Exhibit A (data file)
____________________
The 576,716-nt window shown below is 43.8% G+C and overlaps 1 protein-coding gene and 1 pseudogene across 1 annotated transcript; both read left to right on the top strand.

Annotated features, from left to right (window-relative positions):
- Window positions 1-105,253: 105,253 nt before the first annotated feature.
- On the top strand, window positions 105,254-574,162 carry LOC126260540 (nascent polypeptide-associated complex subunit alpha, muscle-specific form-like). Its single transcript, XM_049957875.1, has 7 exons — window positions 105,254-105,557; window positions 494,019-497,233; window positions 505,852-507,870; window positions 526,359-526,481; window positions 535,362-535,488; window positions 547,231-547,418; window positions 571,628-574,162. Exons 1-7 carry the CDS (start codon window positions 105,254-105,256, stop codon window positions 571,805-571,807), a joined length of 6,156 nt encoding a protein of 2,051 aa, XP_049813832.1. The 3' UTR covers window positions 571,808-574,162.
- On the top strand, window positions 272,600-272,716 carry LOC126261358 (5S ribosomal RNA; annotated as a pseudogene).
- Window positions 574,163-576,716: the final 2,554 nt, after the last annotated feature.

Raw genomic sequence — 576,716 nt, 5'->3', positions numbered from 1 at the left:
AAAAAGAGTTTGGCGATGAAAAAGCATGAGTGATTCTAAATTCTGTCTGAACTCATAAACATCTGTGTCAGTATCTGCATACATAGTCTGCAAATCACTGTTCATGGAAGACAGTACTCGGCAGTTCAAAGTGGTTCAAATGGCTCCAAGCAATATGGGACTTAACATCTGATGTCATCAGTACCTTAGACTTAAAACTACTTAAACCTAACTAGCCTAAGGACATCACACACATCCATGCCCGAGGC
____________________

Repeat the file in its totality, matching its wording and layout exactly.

The 576,716-nt window shown below is 43.8% G+C and overlaps 1 protein-coding gene and 1 pseudogene across 1 annotated transcript; both read left to right on the top strand.

Annotated features, from left to right (window-relative positions):
- Window positions 1-105,253: 105,253 nt before the first annotated feature.
- On the top strand, window positions 105,254-574,162 carry LOC126260540 (nascent polypeptide-associated complex subunit alpha, muscle-specific form-like). Its single transcript, XM_049957875.1, has 7 exons — window positions 105,254-105,557; window positions 494,019-497,233; window positions 505,852-507,870; window positions 526,359-526,481; window positions 535,362-535,488; window positions 547,231-547,418; window positions 571,628-574,162. Exons 1-7 carry the CDS (start codon window positions 105,254-105,256, stop codon window positions 571,805-571,807), a joined length of 6,156 nt encoding a protein of 2,051 aa, XP_049813832.1. The 3' UTR covers window positions 571,808-574,162.
- On the top strand, window positions 272,600-272,716 carry LOC126261358 (5S ribosomal RNA; annotated as a pseudogene).
- Window positions 574,163-576,716: the final 2,554 nt, after the last annotated feature.

Raw genomic sequence — 576,716 nt, 5'->3', positions numbered from 1 at the left:
AAAAAGAGTTTGGCGATGAAAAAGCATGAGTGATTCTAAATTCTGTCTGAACTCATAAACATCTGTGTCAGTATCTGCATACATAGTCTGCAAATCACTGTTCATGGAAGACAGTACTCGGCAGTTCAAAGTGGTTCAAATGGCTCCAAGCAATATGGGACTTAACATCTGATGTCATCAGTACCTTAGACTTAAAACTACTTAAACCTAACTAGCCTAAGGACATCACACACATCCATGCCCGAGGC